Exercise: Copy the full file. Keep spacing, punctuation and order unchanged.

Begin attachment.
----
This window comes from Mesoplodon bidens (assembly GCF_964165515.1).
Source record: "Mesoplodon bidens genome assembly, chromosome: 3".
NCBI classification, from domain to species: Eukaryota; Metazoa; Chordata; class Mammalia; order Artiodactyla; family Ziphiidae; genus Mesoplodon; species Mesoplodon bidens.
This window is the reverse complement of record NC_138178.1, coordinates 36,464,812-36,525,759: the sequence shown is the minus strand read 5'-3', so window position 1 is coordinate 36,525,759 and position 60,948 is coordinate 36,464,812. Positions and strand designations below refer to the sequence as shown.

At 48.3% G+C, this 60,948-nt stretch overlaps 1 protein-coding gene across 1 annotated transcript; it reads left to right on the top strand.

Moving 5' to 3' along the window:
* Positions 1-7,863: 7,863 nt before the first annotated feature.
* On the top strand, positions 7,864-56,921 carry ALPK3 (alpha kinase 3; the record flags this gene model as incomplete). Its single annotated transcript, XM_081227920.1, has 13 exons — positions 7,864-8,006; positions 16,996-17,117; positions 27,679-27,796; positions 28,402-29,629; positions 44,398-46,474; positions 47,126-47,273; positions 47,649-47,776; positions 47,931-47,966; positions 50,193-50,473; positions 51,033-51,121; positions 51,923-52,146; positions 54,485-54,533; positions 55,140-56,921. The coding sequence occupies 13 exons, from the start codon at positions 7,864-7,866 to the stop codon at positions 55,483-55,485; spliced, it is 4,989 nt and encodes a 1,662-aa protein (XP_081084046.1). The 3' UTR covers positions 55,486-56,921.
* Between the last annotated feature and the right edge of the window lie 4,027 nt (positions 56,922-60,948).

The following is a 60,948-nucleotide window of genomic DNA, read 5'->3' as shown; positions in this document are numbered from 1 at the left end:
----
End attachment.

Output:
This window comes from Mesoplodon bidens (assembly GCF_964165515.1).
Source record: "Mesoplodon bidens genome assembly, chromosome: 3".
NCBI classification, from domain to species: Eukaryota; Metazoa; Chordata; class Mammalia; order Artiodactyla; family Ziphiidae; genus Mesoplodon; species Mesoplodon bidens.
This window is the reverse complement of record NC_138178.1, coordinates 36,464,812-36,525,759: the sequence shown is the minus strand read 5'-3', so window position 1 is coordinate 36,525,759 and position 60,948 is coordinate 36,464,812. Positions and strand designations below refer to the sequence as shown.

At 48.3% G+C, this 60,948-nt stretch overlaps 1 protein-coding gene across 1 annotated transcript; it reads left to right on the top strand.

Moving 5' to 3' along the window:
* Positions 1-7,863: 7,863 nt before the first annotated feature.
* On the top strand, positions 7,864-56,921 carry ALPK3 (alpha kinase 3; the record flags this gene model as incomplete). Its single annotated transcript, XM_081227920.1, has 13 exons — positions 7,864-8,006; positions 16,996-17,117; positions 27,679-27,796; positions 28,402-29,629; positions 44,398-46,474; positions 47,126-47,273; positions 47,649-47,776; positions 47,931-47,966; positions 50,193-50,473; positions 51,033-51,121; positions 51,923-52,146; positions 54,485-54,533; positions 55,140-56,921. The coding sequence occupies 13 exons, from the start codon at positions 7,864-7,866 to the stop codon at positions 55,483-55,485; spliced, it is 4,989 nt and encodes a 1,662-aa protein (XP_081084046.1). The 3' UTR covers positions 55,486-56,921.
* Between the last annotated feature and the right edge of the window lie 4,027 nt (positions 56,922-60,948).

The following is a 60,948-nucleotide window of genomic DNA, read 5'->3' as shown; positions in this document are numbered from 1 at the left end: